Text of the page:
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While it is readily documented that NULLs take up only 1 bit in the postgresql tuple header for the row, how much space does NULLs take up in the INDEX of a nullable column (not the tuple, but the index)? Is it the same 1 bit within the index as in the tuple, or is it the full column data type size (EG: integer = 4 bytes)?

The context for the question is that I have a postgresql table that has 3 referencing columns (EG: foo_id, bar_id and baz_id) and for any row, only one of those columns would have a value (the other 2 columns would be NULL). However, I need all 3 columns to be indexed. Assuming that each column is an integer (4 bytes in postgresql), each row should occupy 4 bytes (for the non-null column) plus 2 bits (for the 2 null columns). However, if I were to add indexes for all 3 columns, the storage for the 3 indexes would either be 12 bytes (if the index takes up the full 4 bytes for a null value) or the same 4 bytes + 2 bits as in the tuple itself.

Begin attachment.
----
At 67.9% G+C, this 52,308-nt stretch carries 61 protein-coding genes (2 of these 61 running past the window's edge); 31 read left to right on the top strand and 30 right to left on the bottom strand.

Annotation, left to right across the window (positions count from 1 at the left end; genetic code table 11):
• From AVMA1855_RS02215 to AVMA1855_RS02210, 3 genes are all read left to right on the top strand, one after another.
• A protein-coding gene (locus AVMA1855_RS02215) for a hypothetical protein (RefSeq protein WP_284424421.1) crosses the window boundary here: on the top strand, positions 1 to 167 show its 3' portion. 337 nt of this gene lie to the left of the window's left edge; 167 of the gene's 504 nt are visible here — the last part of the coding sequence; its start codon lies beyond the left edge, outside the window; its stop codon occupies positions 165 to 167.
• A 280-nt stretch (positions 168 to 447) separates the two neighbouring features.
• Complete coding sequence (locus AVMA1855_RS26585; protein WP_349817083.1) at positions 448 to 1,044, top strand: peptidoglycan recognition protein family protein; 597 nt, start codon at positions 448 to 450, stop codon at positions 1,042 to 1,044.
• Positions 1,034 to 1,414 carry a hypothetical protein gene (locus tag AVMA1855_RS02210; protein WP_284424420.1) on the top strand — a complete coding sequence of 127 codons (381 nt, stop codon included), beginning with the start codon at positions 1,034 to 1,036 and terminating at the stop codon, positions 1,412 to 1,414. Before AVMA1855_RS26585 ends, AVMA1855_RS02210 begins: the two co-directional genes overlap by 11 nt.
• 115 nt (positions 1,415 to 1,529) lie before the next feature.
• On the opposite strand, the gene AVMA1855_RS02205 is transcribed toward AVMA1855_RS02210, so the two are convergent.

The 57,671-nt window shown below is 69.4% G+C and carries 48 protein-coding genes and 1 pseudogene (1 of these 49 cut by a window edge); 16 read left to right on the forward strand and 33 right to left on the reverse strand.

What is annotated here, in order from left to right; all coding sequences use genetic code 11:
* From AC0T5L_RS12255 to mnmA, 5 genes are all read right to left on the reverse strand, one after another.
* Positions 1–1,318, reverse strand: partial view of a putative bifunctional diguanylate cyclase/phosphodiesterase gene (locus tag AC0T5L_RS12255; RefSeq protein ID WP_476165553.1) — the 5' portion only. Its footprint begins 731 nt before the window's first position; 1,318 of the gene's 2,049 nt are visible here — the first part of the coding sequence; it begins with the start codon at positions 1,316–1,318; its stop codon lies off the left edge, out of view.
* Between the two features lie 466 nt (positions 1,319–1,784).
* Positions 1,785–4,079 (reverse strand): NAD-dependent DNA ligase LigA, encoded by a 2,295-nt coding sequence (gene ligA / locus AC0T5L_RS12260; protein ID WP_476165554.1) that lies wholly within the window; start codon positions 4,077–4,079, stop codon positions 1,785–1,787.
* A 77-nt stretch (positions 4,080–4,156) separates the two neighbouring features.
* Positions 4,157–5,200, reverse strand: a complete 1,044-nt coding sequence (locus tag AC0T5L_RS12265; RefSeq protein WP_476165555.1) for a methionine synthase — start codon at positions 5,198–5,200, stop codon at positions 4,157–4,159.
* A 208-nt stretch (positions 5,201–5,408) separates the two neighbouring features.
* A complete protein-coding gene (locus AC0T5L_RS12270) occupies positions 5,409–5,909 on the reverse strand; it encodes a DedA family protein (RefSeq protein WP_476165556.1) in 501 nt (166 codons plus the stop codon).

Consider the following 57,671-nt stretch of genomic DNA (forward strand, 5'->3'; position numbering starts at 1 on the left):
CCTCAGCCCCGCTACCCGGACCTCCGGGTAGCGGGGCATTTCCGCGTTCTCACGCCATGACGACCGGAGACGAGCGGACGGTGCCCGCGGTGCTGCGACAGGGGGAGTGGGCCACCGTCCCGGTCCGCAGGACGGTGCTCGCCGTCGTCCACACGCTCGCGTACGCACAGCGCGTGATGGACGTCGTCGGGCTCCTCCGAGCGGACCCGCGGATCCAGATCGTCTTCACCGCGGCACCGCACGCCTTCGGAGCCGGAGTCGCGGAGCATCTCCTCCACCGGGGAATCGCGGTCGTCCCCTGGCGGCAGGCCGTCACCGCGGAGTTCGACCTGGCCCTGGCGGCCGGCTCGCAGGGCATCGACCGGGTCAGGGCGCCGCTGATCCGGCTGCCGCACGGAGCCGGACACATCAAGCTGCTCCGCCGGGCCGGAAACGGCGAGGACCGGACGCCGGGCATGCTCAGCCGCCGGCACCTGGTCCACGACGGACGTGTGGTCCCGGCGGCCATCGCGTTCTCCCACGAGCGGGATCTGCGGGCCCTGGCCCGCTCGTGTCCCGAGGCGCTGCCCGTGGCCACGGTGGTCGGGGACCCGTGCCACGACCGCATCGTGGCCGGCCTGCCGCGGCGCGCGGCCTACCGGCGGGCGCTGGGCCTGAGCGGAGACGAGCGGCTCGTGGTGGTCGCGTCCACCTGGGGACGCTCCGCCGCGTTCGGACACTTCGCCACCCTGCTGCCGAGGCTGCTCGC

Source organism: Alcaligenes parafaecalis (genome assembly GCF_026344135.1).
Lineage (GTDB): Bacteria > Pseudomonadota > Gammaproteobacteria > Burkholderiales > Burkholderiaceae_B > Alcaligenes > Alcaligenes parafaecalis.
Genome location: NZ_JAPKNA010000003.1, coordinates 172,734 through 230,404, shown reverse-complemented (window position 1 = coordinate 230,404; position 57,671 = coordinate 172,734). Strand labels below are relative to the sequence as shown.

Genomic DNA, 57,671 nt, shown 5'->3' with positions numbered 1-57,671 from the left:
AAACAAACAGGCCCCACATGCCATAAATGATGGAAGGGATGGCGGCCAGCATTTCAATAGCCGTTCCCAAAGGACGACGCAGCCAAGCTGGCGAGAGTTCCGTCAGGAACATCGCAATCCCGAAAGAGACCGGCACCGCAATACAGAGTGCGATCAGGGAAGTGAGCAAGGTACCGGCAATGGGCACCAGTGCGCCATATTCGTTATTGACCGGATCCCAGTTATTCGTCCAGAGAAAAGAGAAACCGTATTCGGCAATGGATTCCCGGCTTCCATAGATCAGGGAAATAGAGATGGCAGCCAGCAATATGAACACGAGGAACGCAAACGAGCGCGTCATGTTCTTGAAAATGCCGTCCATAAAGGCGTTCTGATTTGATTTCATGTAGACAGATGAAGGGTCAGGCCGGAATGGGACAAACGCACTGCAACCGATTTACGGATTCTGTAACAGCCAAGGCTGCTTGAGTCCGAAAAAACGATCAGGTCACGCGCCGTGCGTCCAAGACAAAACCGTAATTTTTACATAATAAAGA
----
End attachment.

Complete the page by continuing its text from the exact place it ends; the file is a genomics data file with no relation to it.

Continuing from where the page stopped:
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Well, 1 way that you can partially answer this yourself - they couldn't be represented by (just) the same number of bytes as are required by the data type. In your int example, every possible combination of 4 bytes represents a valid int value - so there's no way a null could be encoded in those same four bytes. –  Damien_The_Unbeliever Feb 7 '11 at 9:25

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The btree access routines use PageGetItem() to get the actual key from the index. So I believe that btree index pages use the same storage scheme as regular heap pages (including the nullability mask), they just have additional navigation information in the "special" region of the page to hold all the btree pointers.

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